It kind of made sure that the resolve and reject was exposed to the outside world. But notice, we didn't do anything else inside of that function. If we wrote this function where inside a way, we would automatically also put the logic for returning something or verifying. It would be really difficult to reuse or use it anywhere else, because we would be essentially doing work in the constructor, right?

The thing that was responsible for constructing it should do nothing else, just construct it. And so in our case, it just did that. And it was a natural consequence to us writing the test first, because why would you write it in a way? Because any other way would be more complicated to write.

And so if you write test first, so obviously, you're gonna write the simplest thing you think of. Nobody's gonna make the test intentionally complicated, that's just not how we are as humans, right? Okay, the other one that really should be worth talking about is the global state. And global state is super problematic, and it's more problematic on a server than it is on the client.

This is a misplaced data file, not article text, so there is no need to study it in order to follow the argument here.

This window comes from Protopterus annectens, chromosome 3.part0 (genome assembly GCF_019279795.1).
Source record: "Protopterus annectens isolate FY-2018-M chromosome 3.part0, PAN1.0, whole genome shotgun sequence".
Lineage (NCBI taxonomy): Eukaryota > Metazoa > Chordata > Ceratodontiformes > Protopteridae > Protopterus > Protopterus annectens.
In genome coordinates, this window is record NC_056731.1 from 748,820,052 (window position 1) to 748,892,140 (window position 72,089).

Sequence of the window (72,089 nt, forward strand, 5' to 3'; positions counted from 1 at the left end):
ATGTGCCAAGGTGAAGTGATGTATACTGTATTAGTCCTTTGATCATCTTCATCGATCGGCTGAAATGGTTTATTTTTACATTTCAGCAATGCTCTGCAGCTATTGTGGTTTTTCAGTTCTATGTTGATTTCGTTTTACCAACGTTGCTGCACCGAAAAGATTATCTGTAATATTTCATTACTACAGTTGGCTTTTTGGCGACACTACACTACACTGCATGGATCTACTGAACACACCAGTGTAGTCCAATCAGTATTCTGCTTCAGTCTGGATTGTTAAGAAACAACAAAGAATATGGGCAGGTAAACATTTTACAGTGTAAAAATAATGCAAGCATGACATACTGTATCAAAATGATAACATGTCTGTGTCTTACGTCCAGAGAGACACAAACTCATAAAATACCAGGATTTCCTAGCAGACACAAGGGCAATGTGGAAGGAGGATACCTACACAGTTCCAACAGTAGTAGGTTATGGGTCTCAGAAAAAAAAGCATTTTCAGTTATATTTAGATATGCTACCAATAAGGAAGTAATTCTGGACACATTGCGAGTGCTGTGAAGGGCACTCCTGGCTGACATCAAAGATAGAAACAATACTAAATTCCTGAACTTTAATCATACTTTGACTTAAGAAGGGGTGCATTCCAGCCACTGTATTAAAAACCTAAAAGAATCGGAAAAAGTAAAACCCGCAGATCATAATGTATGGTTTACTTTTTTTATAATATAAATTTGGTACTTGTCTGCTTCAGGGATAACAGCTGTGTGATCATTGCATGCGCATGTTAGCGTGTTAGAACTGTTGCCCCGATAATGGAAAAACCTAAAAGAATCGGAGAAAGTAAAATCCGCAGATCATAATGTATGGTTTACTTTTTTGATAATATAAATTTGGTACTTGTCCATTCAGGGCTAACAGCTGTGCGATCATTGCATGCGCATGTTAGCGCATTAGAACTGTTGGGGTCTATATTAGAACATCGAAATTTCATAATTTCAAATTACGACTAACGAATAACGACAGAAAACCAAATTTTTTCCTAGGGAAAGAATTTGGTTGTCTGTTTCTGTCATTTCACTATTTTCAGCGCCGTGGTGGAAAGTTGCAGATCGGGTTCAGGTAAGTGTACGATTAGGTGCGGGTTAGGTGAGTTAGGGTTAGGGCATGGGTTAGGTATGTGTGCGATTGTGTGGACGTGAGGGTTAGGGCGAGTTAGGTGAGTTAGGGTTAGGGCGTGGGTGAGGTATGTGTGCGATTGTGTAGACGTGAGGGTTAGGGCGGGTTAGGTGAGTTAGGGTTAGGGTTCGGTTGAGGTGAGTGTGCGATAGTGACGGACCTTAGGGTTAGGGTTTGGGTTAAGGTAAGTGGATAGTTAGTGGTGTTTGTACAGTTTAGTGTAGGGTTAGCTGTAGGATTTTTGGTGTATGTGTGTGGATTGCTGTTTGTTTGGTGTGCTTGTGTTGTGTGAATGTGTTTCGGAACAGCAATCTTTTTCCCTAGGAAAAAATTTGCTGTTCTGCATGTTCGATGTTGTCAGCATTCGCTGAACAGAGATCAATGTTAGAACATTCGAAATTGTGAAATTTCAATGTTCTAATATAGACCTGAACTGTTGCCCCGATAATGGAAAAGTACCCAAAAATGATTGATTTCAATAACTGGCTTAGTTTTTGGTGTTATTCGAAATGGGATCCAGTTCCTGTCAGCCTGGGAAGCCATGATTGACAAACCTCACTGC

So for example, you write an application that takes a currently logged-in user and shoves it somewhere in the global state, so anywhere in the code base, you can just say this global variable and you get the username. It surely makes your life easier as a developer, but now you decide, I'm gonna pre-render the application on a server.

But on the server, you have multiple threads of execution happening, right? Because, I mean, it's not multithreaded, but multiple awaits are happening continuously. The Node.js gets multiple requests, and it's processing multiple requests concurrently. When request A is waiting on a database, the server can process request B. And now, the global variable becomes a problem, right?

Because if request A sets the user to be user A and request B now runs, it can't just go and set it to request B because there's only one copy of it. So that's an example of where it becomes problematic. But it also is problematic, because global state is hard to get to.

Externally, I don't know what kinda global state the application relies on, because when I write a unit test, I wanna be able to control all the dependencies, which include dependencies in the global space. And this global space might be difficult to get to, or hidden in some way, because typically, we don't wanna expose it to the outside world, which means we also are hiding it from the tests.